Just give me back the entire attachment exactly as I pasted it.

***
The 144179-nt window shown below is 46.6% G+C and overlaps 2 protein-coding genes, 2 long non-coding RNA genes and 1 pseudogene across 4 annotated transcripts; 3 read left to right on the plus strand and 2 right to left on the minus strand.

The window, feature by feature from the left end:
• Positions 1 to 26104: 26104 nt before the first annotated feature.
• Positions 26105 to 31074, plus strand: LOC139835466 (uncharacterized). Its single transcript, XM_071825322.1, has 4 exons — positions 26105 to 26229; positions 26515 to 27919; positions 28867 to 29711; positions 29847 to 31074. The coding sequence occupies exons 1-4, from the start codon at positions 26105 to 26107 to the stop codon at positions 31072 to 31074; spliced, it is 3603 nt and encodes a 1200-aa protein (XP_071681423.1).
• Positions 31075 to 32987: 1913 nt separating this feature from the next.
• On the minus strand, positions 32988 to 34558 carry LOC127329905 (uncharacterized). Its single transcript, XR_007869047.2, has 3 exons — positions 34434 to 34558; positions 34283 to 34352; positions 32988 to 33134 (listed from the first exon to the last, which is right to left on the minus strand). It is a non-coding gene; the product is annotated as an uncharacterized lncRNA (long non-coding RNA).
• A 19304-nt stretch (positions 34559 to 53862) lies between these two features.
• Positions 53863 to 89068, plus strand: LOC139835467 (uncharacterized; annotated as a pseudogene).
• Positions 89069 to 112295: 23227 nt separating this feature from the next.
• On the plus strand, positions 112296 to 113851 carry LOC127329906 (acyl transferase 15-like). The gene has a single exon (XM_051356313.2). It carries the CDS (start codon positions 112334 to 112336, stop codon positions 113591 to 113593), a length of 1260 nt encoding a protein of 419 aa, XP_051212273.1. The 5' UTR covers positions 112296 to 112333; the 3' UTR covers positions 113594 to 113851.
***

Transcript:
The 144179-nt window shown below is 46.6% G+C and overlaps 2 protein-coding genes, 2 long non-coding RNA genes and 1 pseudogene across 4 annotated transcripts; 3 read left to right on the plus strand and 2 right to left on the minus strand.

The window, feature by feature from the left end:
• Positions 1 to 26104: 26104 nt before the first annotated feature.
• Positions 26105 to 31074, plus strand: LOC139835466 (uncharacterized). Its single transcript, XM_071825322.1, has 4 exons — positions 26105 to 26229; positions 26515 to 27919; positions 28867 to 29711; positions 29847 to 31074. The coding sequence occupies exons 1-4, from the start codon at positions 26105 to 26107 to the stop codon at positions 31072 to 31074; spliced, it is 3603 nt and encodes a 1200-aa protein (XP_071681423.1).
• Positions 31075 to 32987: 1913 nt separating this feature from the next.
• On the minus strand, positions 32988 to 34558 carry LOC127329905 (uncharacterized). Its single transcript, XR_007869047.2, has 3 exons — positions 34434 to 34558; positions 34283 to 34352; positions 32988 to 33134 (listed from the first exon to the last, which is right to left on the minus strand). It is a non-coding gene; the product is annotated as an uncharacterized lncRNA (long non-coding RNA).
• A 19304-nt stretch (positions 34559 to 53862) lies between these two features.
• Positions 53863 to 89068, plus strand: LOC139835467 (uncharacterized; annotated as a pseudogene).
• Positions 89069 to 112295: 23227 nt separating this feature from the next.
• On the plus strand, positions 112296 to 113851 carry LOC127329906 (acyl transferase 15-like). The gene has a single exon (XM_051356313.2). It carries the CDS (start codon positions 112334 to 112336, stop codon positions 113591 to 113593), a length of 1260 nt encoding a protein of 419 aa, XP_051212273.1. The 5' UTR covers positions 112296 to 112333; the 3' UTR covers positions 113594 to 113851.